Height, weight, waist circumference, and hip circumference were measured by certified technicians according to a standardized protocol. Body mass index (BMI) was computed as weight divided by squared height (kg/m2), waist to hip ratio (WHR) was calculated as waist circumference divided by hip circumference. After an initial 5-min rest, BP was measured 3 times at 1-min interval using an Omron Model HEM-725 FUZZY random-zero sphygmomanometer (Omron Company, Dalian, China). All BP measurements were averaged.
Each subject received OGTT. Blood samples were collected in the morning after an overnight fast of ≥ 8 hours. Plasma samples were obtained by centrifugation at 4°C and kept at -80°C until used in this study within 3 month period. Fasting plasma glucose (FPG) and 2-hour plasma glucose (2hPG) were assayed by a glucose oxidase method. Glycated hemoglobin (HbA1C) was measured by isoelectric focusing. The levels of triglyceride (TG), total cholesterol (TC), high-density lipoprotein cholesterol (HDL-c), and low-density lipoprotein cholesterol (LDL-c) were detected by biochemical auto analyzer (Beckman CX-7 Biochemical Autoanalyser, Brea, CA, USA). Fasting insulin (FINS) was measured in serum by RIA using human insulin as standard (Linco, St Charles, MO, USA). The homeostasis model assessment (HOMA) of IR was computed as: HOMA-IR = FINS (mU/L) × FPG (mmol/L) /22.5, homeostasis model assessment (HOMA) of β was calculated as: HOMA-β = 20 ×FINS (mU/L) / (FPG (mmol/L)– 3.5).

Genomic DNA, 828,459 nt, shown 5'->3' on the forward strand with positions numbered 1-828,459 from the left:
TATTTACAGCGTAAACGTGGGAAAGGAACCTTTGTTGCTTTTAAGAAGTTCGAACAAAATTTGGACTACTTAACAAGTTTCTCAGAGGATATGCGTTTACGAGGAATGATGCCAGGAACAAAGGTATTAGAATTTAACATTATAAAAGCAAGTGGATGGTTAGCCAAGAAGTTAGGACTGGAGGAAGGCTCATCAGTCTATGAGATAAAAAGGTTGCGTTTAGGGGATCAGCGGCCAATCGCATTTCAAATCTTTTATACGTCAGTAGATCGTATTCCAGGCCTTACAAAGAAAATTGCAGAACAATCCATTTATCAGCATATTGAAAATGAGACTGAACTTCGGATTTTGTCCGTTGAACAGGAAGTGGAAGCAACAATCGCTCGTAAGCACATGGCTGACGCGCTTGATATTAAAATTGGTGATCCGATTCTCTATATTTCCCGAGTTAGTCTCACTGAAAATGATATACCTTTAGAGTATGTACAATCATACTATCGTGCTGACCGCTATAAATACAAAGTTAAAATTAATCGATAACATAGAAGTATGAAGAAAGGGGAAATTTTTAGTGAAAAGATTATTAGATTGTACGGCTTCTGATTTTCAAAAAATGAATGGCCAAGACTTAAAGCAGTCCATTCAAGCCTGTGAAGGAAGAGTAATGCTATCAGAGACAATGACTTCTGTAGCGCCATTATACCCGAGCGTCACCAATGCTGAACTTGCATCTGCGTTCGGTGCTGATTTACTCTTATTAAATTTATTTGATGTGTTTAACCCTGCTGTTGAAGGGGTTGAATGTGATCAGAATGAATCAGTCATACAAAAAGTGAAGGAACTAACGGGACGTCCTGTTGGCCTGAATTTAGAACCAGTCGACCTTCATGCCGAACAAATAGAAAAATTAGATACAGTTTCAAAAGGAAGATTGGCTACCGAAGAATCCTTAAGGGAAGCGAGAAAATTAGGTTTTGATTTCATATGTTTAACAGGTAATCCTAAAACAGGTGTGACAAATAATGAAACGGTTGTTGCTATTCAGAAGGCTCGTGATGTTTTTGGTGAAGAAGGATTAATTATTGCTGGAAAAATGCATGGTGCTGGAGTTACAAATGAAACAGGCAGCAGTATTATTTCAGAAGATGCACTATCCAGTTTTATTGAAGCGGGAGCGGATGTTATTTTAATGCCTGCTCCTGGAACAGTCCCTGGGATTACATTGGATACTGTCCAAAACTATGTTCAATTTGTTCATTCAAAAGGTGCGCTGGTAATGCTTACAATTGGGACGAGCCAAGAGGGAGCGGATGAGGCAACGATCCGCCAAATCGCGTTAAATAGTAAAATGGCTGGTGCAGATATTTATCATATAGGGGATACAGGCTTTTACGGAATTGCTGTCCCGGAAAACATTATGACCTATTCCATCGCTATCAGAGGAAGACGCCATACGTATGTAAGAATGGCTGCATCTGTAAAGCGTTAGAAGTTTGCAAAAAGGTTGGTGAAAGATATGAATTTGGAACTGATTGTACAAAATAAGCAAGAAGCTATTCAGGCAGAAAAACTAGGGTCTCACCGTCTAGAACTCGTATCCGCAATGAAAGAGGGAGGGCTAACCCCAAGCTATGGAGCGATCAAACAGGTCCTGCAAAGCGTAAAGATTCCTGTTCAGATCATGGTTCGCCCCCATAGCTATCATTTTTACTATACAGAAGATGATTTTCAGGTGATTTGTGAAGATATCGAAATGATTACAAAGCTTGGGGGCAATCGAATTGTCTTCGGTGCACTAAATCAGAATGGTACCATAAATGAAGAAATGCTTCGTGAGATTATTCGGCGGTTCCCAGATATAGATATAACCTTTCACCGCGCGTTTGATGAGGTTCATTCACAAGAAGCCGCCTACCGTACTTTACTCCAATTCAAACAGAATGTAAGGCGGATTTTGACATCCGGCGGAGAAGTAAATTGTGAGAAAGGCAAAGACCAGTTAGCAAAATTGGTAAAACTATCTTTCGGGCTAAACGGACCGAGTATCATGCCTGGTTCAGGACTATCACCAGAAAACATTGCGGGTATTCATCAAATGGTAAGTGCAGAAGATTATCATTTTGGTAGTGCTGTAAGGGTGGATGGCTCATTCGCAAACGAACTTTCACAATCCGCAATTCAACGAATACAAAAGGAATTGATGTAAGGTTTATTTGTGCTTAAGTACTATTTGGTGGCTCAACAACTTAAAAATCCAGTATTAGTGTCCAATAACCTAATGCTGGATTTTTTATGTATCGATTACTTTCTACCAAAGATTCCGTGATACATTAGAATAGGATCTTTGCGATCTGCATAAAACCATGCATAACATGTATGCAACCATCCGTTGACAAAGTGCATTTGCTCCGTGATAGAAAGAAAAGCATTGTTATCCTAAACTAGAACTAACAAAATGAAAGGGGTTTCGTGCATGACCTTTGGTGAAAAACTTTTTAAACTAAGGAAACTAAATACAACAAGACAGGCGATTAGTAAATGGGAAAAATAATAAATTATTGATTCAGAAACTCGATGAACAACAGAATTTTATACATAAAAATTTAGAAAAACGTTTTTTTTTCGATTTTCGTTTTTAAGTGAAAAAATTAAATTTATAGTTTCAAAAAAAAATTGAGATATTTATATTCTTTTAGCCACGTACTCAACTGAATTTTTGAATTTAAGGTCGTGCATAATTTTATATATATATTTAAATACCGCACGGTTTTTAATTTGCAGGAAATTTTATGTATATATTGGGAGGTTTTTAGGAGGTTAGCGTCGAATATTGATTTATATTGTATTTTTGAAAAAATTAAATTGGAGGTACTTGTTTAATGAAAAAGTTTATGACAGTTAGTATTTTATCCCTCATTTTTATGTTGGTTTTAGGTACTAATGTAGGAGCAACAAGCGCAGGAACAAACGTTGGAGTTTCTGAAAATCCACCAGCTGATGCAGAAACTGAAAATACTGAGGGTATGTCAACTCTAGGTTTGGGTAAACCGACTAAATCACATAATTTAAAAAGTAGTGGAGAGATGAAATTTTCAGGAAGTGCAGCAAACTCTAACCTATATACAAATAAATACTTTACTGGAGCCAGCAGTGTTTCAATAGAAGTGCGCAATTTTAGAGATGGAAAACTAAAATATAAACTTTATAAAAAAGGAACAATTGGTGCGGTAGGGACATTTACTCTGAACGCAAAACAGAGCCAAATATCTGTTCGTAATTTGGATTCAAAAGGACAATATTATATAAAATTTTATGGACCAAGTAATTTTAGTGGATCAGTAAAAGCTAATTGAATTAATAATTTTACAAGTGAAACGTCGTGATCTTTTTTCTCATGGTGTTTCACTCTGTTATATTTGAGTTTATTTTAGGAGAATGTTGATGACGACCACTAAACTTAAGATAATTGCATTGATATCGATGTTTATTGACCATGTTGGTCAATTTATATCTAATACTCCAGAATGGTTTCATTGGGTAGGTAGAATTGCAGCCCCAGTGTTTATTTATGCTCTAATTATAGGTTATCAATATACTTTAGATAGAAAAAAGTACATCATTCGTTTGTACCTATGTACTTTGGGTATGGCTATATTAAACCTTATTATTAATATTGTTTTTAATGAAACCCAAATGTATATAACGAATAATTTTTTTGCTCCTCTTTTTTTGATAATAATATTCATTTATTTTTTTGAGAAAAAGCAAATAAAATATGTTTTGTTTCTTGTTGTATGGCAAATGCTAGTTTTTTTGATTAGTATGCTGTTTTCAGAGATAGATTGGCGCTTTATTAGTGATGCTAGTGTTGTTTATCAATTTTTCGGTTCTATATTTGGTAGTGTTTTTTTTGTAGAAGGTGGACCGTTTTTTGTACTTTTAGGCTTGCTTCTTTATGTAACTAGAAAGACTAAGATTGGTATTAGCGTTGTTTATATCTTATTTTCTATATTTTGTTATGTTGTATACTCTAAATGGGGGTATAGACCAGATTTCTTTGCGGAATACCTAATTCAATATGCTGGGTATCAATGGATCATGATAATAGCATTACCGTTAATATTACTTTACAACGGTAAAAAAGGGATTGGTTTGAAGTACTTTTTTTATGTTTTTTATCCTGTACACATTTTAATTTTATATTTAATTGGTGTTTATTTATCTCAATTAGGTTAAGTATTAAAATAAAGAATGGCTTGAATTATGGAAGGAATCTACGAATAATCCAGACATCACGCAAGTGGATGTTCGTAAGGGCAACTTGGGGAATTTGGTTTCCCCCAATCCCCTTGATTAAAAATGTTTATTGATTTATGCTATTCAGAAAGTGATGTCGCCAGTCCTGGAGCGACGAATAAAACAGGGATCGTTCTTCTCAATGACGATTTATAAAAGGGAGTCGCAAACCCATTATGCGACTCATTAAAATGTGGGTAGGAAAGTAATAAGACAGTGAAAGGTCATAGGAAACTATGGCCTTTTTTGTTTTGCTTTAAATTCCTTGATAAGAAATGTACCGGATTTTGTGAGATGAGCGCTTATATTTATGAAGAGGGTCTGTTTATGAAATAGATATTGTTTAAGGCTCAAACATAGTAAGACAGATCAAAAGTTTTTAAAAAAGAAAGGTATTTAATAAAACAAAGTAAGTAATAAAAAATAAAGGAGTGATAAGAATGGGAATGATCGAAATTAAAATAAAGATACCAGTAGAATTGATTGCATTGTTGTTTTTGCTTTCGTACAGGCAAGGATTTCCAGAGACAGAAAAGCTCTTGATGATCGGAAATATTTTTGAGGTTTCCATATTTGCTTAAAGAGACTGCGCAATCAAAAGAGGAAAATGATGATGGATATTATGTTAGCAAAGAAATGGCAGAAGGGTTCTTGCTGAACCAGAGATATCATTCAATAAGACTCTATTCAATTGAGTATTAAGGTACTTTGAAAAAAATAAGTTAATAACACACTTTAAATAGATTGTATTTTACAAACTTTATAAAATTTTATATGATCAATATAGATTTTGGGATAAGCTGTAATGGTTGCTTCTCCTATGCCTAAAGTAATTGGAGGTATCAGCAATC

Assessment of plasma HMGB1 and interleukin- 6 (IL-6) levels
Plasma levels of HMGB1 and IL-6 were determined by enzyme-linked immunosorbent assays according to the manufacturers’ instructions(Human ELISA kit, Uscn Life Science Inc, Wuhan, China). All samples were run in duplicate and repeated if there was a >15% difference between duplicates. Intra-assay coefficient of variance (CV) was 10% and inter-assay CV of 12%. No significant cross-reactivity or interference was observed.